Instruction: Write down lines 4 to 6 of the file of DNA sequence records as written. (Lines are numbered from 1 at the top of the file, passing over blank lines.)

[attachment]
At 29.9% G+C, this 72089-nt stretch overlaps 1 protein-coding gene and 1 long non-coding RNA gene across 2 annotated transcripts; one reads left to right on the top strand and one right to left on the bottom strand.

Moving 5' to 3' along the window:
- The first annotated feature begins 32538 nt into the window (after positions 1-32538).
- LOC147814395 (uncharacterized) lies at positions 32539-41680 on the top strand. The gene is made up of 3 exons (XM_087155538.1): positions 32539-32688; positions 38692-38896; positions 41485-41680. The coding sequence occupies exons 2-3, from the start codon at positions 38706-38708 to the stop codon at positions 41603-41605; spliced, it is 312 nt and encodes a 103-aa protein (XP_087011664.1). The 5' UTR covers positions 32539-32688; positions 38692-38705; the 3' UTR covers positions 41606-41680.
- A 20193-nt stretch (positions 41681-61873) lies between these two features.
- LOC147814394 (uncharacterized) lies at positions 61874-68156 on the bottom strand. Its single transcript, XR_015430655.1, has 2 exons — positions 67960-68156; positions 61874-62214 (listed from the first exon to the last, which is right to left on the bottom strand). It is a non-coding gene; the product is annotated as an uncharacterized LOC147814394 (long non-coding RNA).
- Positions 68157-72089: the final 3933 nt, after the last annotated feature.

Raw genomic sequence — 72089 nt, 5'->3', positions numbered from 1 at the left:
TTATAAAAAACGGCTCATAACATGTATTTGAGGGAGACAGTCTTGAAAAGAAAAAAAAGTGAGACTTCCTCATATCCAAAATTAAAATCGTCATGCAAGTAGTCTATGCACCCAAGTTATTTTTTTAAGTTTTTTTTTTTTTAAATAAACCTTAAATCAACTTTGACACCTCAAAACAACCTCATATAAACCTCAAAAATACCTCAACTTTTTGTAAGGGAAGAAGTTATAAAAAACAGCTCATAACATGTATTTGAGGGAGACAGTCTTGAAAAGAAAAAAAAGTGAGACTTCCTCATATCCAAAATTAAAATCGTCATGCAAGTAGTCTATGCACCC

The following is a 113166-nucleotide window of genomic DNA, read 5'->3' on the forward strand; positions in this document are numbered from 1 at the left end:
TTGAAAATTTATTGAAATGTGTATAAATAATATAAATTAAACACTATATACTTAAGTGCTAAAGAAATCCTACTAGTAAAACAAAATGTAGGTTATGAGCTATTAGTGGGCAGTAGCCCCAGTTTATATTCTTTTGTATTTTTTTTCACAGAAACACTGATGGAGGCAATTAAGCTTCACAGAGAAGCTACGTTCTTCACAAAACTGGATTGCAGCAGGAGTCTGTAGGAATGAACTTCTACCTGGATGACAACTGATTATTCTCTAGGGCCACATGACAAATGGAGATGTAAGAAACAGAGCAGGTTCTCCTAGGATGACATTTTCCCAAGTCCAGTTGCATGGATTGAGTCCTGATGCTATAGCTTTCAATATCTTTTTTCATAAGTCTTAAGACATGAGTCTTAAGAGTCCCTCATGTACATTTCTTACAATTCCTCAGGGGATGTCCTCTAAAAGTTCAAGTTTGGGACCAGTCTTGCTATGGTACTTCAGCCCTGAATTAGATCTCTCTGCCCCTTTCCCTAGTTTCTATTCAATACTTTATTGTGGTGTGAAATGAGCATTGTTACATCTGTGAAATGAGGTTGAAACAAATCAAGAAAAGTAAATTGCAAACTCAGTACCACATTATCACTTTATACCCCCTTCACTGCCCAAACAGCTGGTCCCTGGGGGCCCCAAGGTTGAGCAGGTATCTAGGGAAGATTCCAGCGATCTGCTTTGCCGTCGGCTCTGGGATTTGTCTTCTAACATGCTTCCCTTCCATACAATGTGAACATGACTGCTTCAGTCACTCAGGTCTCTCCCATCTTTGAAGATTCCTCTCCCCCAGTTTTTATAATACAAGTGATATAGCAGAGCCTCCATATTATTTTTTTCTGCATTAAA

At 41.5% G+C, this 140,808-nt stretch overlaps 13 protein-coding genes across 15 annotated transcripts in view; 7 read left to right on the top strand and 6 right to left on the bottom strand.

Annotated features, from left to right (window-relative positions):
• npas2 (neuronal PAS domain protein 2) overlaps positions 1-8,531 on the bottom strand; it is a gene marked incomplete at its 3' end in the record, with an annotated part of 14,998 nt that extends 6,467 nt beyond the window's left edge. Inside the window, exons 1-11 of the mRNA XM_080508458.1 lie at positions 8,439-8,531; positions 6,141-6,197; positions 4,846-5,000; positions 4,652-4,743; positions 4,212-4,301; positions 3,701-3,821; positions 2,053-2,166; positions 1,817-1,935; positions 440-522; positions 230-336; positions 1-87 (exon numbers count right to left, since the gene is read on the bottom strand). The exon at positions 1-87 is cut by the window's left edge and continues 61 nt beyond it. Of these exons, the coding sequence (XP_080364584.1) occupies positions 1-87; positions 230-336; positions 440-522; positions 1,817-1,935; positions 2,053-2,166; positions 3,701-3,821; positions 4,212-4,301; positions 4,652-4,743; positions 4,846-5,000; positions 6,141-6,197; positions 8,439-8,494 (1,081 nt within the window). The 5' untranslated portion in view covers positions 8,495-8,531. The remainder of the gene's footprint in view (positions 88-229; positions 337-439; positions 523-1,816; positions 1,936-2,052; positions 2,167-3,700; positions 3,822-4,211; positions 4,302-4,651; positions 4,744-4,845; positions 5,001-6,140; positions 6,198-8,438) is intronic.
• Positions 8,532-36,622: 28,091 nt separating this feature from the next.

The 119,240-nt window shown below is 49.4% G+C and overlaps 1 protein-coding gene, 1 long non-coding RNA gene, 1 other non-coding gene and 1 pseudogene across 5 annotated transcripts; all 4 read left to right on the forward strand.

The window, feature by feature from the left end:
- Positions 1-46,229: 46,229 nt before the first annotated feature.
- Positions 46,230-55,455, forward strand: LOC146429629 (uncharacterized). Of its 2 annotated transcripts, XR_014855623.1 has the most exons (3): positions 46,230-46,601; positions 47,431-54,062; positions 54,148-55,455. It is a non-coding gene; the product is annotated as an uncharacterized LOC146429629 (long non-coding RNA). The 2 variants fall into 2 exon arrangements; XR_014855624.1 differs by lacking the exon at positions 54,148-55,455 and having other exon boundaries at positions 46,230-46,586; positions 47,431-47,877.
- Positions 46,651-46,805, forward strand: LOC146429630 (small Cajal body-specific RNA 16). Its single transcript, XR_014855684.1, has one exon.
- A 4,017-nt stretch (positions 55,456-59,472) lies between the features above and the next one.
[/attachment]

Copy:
- LOC147814395 (uncharacterized) lies at positions 32539-41680 on the top strand. The gene is made up of 3 exons (XM_087155538.1): positions 32539-32688; positions 38692-38896; positions 41485-41680. The coding sequence occupies exons 2-3, from the start codon at positions 38706-38708 to the stop codon at positions 41603-41605; spliced, it is 312 nt and encodes a 103-aa protein (XP_087011664.1). The 5' UTR covers positions 32539-32688; positions 38692-38705; the 3' UTR covers positions 41606-41680.
- A 20193-nt stretch (positions 41681-61873) lies between these two features.
- LOC147814394 (uncharacterized) lies at positions 61874-68156 on the bottom strand. Its single transcript, XR_015430655.1, has 2 exons — positions 67960-68156; positions 61874-62214 (listed from the first exon to the last, which is right to left on the bottom strand). It is a non-coding gene; the product is annotated as an uncharacterized LOC147814394 (long non-coding RNA).